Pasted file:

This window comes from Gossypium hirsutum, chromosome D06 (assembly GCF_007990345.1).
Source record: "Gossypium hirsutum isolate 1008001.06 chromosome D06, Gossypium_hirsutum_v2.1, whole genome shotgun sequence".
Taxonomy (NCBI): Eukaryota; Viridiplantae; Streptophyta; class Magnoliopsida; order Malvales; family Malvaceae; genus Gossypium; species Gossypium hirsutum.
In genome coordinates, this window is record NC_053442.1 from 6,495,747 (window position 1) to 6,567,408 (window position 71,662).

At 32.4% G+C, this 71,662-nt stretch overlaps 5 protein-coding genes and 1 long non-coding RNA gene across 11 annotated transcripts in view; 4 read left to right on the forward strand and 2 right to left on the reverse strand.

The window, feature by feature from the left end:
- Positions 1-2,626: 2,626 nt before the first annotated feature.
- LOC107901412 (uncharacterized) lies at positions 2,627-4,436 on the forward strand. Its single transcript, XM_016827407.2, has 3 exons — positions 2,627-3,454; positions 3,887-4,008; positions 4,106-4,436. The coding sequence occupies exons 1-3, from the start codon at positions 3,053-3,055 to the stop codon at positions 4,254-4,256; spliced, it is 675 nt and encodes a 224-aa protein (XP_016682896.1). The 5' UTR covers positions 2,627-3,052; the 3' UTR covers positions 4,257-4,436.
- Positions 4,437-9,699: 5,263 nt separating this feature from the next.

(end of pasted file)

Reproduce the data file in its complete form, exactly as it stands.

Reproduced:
This window comes from Gossypium hirsutum, chromosome D06 (assembly GCF_007990345.1).
Source record: "Gossypium hirsutum isolate 1008001.06 chromosome D06, Gossypium_hirsutum_v2.1, whole genome shotgun sequence".
Taxonomy (NCBI): Eukaryota; Viridiplantae; Streptophyta; class Magnoliopsida; order Malvales; family Malvaceae; genus Gossypium; species Gossypium hirsutum.
In genome coordinates, this window is record NC_053442.1 from 6,495,747 (window position 1) to 6,567,408 (window position 71,662).

At 32.4% G+C, this 71,662-nt stretch overlaps 5 protein-coding genes and 1 long non-coding RNA gene across 11 annotated transcripts in view; 4 read left to right on the forward strand and 2 right to left on the reverse strand.

The window, feature by feature from the left end:
- Positions 1-2,626: 2,626 nt before the first annotated feature.
- LOC107901412 (uncharacterized) lies at positions 2,627-4,436 on the forward strand. Its single transcript, XM_016827407.2, has 3 exons — positions 2,627-3,454; positions 3,887-4,008; positions 4,106-4,436. The coding sequence occupies exons 1-3, from the start codon at positions 3,053-3,055 to the stop codon at positions 4,254-4,256; spliced, it is 675 nt and encodes a 224-aa protein (XP_016682896.1). The 5' UTR covers positions 2,627-3,052; the 3' UTR covers positions 4,257-4,436.
- Positions 4,437-9,699: 5,263 nt separating this feature from the next.